Residual Sugar in Wine

Residual sugar, or RS, is the measure of sugar present in the wine after fermentation. During fermentation yeast attacks sugar (Glucose + Fructose), and the by-product is CO2 and alcohol (our most favorite.) After this chemical reaction, the measure of fermentable sugars left over is residual sugar – usually expressed in grams per liter (g/L) or as a percentage of weight to volume (% RS.) For example, our Syrah contains 6 grams of sugar per liter or 0.6% residual sugar.

Residual sugar in wine may also result from the addition of unfermented ‘must’ (a technique practiced in Germany and known as Süssreserve – a process of adding unfermented grape juice) or ordinary table sugar added to the wine as a sweetening component.

Residual sugar also has an relationship with acidity, as they are on opposite sides of the spectrum. If the wine has sugar you will probably want strong acidity as well, otherwise the wine will taste syrupy. Certain high-acid wines, like Riesling, can be more tasty with a few extra grams of RS. It’s all about balance.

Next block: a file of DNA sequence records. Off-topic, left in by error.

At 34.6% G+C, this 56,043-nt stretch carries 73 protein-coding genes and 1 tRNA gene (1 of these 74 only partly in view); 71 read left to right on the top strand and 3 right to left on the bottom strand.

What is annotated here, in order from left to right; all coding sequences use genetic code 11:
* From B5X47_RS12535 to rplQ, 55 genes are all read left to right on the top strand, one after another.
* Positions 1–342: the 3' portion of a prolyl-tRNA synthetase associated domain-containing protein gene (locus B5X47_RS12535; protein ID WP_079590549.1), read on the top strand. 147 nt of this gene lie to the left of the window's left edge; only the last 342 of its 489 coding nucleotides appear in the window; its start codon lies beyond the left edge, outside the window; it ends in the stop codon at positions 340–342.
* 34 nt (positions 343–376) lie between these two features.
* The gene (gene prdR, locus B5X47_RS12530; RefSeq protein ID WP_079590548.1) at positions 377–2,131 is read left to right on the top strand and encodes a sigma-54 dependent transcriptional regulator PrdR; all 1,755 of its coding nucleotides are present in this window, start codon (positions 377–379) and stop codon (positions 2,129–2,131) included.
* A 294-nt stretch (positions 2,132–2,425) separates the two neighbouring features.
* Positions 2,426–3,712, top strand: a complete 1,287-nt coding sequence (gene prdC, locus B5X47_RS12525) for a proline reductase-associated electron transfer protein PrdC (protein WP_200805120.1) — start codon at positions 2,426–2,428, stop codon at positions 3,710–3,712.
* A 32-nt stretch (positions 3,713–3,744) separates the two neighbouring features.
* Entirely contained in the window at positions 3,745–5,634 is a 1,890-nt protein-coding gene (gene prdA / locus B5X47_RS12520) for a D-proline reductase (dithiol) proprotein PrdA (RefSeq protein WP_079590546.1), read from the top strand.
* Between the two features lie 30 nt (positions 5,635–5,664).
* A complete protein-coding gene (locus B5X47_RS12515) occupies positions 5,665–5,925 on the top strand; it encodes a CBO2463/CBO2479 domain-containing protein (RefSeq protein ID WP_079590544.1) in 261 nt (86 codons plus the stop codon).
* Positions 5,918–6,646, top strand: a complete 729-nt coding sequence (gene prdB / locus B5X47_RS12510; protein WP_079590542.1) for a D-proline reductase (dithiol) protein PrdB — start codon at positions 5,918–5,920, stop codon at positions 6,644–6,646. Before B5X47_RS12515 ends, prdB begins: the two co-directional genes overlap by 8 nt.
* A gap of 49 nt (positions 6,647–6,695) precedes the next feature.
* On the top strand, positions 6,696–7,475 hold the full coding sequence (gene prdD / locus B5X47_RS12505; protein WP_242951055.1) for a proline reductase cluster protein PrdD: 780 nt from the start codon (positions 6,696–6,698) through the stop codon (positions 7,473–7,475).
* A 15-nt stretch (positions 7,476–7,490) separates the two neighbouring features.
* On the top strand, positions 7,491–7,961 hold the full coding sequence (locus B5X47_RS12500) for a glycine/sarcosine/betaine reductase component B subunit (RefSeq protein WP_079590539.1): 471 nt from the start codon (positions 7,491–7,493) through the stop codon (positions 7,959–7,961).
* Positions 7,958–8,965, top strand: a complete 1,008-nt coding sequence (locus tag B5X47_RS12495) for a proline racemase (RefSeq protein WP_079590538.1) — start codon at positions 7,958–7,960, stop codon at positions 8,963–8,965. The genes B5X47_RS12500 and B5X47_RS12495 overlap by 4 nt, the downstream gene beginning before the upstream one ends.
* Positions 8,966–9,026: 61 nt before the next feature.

Varying levels of RS result in wine classifications from bone dry to very sweet. Most wines at Dalvino fall into the bone dry, dry and off-dry category because we do not add any sugar to sweeten our wine. Any residual sugar in our wines are sugars that are left over after fermentation.  Wines falling into the sweet to very sweet category are achieved by adding table sugar to the wine or stopping fermentation at the desired sugar level.

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